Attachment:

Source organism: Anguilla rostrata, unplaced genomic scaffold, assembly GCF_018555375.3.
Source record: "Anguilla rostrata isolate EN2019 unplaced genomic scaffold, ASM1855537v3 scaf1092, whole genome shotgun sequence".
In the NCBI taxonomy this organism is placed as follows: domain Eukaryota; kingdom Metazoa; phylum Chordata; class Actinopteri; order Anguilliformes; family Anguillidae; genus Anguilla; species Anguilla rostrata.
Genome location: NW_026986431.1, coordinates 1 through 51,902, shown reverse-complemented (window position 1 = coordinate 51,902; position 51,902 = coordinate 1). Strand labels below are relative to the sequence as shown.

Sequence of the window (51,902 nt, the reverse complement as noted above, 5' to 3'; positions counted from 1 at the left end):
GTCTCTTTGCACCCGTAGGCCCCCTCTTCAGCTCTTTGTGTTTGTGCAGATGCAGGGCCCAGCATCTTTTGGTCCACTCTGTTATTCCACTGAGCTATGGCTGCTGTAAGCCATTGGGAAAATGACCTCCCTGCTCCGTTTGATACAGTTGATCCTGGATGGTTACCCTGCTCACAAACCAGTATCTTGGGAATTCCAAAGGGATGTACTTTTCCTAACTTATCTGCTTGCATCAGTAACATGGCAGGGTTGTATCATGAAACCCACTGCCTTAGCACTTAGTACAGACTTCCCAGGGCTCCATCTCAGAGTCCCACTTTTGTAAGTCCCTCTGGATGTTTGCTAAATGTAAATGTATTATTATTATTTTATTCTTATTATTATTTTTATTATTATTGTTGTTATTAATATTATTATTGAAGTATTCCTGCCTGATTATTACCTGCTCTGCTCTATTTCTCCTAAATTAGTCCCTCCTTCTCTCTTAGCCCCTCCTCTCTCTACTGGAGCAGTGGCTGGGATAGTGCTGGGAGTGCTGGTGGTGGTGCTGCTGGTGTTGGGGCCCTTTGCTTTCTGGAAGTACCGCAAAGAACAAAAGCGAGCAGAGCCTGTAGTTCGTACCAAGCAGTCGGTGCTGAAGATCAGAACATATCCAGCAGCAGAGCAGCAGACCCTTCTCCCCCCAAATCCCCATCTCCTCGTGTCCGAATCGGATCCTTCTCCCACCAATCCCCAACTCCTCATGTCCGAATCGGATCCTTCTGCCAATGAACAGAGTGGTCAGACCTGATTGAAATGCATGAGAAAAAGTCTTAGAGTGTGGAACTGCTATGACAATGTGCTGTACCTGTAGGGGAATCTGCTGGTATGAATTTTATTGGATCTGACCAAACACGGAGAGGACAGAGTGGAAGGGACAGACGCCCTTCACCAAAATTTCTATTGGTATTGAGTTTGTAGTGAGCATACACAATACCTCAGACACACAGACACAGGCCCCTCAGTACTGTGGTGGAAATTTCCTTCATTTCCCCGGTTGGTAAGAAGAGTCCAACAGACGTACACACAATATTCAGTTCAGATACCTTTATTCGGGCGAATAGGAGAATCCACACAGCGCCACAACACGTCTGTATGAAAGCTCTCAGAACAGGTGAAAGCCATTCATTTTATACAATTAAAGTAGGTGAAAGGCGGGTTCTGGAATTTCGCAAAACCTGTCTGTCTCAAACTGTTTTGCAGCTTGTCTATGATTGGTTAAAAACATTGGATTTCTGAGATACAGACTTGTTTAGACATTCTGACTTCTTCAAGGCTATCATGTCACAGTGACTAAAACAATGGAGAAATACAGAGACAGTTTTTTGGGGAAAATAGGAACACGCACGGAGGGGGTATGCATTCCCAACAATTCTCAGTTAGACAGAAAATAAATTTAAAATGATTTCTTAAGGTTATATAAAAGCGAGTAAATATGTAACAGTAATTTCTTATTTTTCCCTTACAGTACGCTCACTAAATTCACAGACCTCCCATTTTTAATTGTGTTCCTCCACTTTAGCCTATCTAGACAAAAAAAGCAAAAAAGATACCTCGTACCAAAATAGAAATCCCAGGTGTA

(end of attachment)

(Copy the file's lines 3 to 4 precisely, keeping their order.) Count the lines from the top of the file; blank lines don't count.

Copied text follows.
In the NCBI taxonomy this organism is placed as follows: domain Eukaryota; kingdom Metazoa; phylum Chordata; class Actinopteri; order Anguilliformes; family Anguillidae; genus Anguilla; species Anguilla rostrata.
Genome location: NW_026986431.1, coordinates 1 through 51,902, shown reverse-complemented (window position 1 = coordinate 51,902; position 51,902 = coordinate 1). Strand labels below are relative to the sequence as shown.